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Traditional Navigation

Name of Corresponding Unit Plan: War of 1812

Grade Level: 6-8

Common Core Standards
RS.4. Determine the meaning of symbols, key terms, and other domain-specific words and phrases as they are used in a specific or technical context relevant to grade level texts and topics.

Content Areas: Reading, Science, Math, Social Studies

Recommended Length/Duration: 45-50 minutes

Learning Goals: Students will understand the ways people determine where they are and how to get where they want to go. Students will identify the reference points used for navigation. Students will use whole number calculations for problem solving.

Description/Sequence:

  1. Introduce the concept of navigation as something we all do every day to get from one place to another. Discuss the places students have been that day and how they knew how to get there. Point out that sailors at sea have unique problems that most of us do not.
  2. Read aloud or have students read the article “Traditional Navigation” independently.
  3. Following the reading have students answer the comprehension questions on the worksheet.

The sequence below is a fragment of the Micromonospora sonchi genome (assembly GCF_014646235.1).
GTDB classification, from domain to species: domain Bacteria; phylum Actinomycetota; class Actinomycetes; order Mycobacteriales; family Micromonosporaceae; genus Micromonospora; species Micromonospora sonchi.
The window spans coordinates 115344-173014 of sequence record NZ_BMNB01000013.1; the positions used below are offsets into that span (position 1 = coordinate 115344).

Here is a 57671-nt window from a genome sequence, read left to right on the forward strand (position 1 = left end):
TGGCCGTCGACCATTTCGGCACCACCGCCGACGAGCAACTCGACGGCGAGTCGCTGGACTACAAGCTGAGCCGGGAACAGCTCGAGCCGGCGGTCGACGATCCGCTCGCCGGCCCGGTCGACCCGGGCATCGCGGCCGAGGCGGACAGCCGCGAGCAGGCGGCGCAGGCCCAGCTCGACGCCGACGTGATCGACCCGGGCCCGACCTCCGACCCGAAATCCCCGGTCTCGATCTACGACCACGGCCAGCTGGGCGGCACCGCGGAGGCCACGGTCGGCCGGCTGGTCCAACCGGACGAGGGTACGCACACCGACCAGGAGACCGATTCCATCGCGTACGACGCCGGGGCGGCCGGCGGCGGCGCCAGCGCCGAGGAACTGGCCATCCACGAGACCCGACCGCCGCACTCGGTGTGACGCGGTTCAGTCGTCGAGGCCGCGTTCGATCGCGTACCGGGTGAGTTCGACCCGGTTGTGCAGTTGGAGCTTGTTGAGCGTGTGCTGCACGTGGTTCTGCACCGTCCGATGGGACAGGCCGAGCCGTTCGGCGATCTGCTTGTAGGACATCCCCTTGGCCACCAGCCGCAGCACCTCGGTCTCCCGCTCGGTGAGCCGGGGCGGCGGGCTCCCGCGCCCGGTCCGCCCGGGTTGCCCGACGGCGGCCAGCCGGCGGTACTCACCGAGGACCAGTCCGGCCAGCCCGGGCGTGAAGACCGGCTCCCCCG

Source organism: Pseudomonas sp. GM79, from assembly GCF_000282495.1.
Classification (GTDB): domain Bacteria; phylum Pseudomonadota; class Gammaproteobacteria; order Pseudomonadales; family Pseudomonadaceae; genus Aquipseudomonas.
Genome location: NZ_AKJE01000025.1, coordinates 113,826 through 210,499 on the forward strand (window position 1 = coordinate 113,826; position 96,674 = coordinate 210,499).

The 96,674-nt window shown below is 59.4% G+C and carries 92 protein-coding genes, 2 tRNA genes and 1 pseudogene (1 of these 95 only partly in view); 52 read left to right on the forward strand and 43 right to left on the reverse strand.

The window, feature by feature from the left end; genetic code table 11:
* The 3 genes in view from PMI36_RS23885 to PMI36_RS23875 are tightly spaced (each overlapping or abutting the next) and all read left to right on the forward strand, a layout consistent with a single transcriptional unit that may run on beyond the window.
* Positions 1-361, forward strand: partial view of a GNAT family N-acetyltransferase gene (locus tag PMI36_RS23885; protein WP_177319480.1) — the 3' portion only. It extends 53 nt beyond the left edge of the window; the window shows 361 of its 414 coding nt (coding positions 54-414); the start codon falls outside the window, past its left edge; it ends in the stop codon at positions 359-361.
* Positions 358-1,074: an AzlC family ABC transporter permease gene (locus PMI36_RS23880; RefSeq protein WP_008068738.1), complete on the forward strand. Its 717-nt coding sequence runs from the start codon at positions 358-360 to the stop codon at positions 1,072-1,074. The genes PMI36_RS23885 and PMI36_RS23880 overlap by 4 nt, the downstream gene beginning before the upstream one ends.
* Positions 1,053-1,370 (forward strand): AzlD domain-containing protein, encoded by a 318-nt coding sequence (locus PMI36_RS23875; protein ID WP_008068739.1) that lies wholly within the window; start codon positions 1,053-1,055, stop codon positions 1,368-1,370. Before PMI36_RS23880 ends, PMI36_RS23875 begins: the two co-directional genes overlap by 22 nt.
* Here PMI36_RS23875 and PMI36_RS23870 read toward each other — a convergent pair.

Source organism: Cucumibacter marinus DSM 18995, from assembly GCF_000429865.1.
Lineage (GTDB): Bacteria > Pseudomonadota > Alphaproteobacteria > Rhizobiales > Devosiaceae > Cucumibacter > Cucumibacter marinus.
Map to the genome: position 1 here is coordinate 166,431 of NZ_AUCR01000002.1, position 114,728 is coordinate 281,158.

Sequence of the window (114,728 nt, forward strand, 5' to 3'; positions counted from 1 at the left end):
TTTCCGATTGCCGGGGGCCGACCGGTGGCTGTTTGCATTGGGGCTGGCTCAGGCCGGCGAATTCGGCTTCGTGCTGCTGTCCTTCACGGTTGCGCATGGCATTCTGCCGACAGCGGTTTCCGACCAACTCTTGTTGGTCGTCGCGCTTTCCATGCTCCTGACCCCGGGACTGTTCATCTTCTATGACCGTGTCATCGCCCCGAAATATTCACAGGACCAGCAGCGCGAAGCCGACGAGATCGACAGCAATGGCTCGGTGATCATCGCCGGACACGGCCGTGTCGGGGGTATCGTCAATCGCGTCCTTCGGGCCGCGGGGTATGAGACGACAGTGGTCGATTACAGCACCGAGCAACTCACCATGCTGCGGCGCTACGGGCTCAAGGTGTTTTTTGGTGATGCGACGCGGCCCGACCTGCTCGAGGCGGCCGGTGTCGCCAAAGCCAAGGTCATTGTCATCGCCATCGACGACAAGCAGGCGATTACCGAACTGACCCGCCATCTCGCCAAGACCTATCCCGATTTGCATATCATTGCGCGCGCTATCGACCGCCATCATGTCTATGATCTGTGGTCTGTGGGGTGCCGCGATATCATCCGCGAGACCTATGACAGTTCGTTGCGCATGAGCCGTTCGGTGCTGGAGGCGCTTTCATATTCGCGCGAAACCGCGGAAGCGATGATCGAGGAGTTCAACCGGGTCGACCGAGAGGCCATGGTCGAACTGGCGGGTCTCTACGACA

4. Review the responses students gave on their worksheets. Clarify any errors or differences of opinion.

Assessments: Collect worksheets to determine accuracy of reading comprehension and calculations.

Materials/Resources: Traditional Navigation Article and Worksheet

Special Considerations: Weaker readers may need support from the whole group, be paired with a partner, or pre-read the article with support. Teachers should determine whether or not the use of calculators is appropriate.

Extensions: Students may want to learn more about Celestial Navigation. This is a very complicated, but fascinating science and art. Carry On, Mr. Bowditch is an excellent children’s biography (and winner of the 1956 Newbury award) by Jean Lee Latham about the famous American navigator Nathaniel Bowditch.
GPS is very common today. Students might be interested in how it actually works.
Students might be interested to find out what is measured in “knots” besides ship speed. What other measuring units are unique to a particular activity?